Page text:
Pat Beurskens has been happy with his heat-pump water heater, but he fears the time is coming when it won’t be able to keep up with demand.
He foresees the day when his young daughter will be using more hot water, and Beurskens is finishing out the basement of his Seattle home to be used as a rental. That, too, will increase hot water use.
Against this backdrop, Beurskens’s GE Geospring, a model that has been discontinued, is showing signs of fatigue. “Lately,” he writes in a post at the Q&A forum, “the water heater has been maxing out after two showers. I’ll be retrofitting a 1.5 [gallon per minute] adapter, which will help, but I’m still nervous about having a tenant and running out of hot water.”
In order to squeeze more capacity out of his system, Beurskens is considering a solar water heater and an electric tankless water heater.
He’d prefer using the heat-pump water heater most of the time because of its high efficiency. He doesn’t want to replace it with a larger model because of the expense and because he’s not eligible for another rebate.
He asks, “My main question is: Would it work to put the tankless electric heater in a series in front of the heat pump tank so that the tankless kicks on only when the tank starts dropping in temp?”
That’s the question for this Q&A Spotlight.
Avoid electric tankless heaters
The best option would be to avoid an electric tankless water heater altogether, argues Dana Dorsett.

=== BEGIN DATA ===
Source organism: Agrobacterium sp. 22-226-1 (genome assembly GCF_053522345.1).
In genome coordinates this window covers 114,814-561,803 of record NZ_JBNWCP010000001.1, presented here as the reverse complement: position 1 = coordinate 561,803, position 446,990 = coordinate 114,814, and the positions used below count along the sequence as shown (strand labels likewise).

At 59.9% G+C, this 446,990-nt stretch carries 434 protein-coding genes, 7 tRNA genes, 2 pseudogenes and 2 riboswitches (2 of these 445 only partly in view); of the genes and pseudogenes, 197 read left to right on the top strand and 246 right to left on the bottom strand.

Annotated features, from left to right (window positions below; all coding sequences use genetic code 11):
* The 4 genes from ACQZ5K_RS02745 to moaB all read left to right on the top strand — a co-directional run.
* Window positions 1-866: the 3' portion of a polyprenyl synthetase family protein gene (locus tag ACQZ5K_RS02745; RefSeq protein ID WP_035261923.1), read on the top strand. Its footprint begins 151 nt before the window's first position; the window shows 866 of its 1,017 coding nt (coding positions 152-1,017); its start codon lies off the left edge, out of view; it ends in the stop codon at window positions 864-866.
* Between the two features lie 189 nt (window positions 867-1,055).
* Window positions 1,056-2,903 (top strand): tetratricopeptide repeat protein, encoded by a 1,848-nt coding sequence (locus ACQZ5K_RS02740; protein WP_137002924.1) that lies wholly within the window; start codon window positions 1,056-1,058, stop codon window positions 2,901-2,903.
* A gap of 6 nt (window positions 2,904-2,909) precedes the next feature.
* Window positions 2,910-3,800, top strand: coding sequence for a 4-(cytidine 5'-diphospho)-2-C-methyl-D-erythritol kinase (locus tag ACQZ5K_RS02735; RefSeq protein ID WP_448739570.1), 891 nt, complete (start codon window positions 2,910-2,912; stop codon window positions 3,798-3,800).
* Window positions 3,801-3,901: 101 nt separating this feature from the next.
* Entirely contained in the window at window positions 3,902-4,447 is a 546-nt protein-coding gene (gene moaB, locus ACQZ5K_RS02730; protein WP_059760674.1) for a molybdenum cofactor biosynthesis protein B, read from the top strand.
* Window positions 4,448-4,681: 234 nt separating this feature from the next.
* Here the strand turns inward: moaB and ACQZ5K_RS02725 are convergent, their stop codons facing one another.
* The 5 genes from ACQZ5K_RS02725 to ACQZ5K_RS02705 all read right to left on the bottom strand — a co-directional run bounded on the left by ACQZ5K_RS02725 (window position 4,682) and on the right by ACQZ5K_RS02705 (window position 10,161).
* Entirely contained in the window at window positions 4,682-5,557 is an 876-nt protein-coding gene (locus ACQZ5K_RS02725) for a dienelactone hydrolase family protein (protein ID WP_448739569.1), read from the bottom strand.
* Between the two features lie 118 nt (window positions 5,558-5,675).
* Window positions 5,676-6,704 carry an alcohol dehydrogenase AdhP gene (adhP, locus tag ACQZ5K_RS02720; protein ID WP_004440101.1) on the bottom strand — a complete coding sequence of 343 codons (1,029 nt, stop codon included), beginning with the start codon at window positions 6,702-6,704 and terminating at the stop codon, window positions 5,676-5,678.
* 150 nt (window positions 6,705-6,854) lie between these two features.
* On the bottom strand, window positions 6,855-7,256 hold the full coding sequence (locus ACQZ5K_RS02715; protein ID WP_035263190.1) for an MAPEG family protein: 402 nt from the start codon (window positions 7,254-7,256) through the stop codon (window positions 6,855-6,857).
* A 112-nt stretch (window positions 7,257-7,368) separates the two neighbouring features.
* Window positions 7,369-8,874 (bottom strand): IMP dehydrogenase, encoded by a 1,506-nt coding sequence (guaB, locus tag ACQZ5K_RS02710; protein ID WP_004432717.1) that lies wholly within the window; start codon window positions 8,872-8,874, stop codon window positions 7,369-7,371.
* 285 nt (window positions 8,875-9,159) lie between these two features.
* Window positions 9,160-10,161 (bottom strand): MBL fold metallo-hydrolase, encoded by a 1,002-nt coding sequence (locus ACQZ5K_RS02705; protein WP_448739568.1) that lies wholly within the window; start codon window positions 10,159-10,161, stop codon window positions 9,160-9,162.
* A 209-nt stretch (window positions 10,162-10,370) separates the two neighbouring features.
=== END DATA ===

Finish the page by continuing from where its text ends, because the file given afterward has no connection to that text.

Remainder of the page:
“An electric tankless isn’t as sensitive to incoming water temps as fossil burners,” he writes, “but they are really abusive to the grid infrastructure, and one of the least green options there is.”
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If you limit flow to 1.5 gal/min (I use < 1 gal/min), then a secondary heater can be less than 35A (and usually 0A), with a low correlation to neighbor's use. Save the standby losses and space and use an small electric tankless.
Dan Cautley's study while interesting doesn't appear to have studied a good analog for a single family or 2-3 family home with, much shorter water distribution & drain runs than the 26 unit apartment building or a 6 suite student housing, where the distribution losses are much higher. I'd be curious to see what his 36 home NAHB Research Center study had for particulars back in the 1990s, but I'm basing my performance WAG on multiple Canadian studies from 2005 or later (one of which was in Vancouver, not too far from Pat Beursken's location.)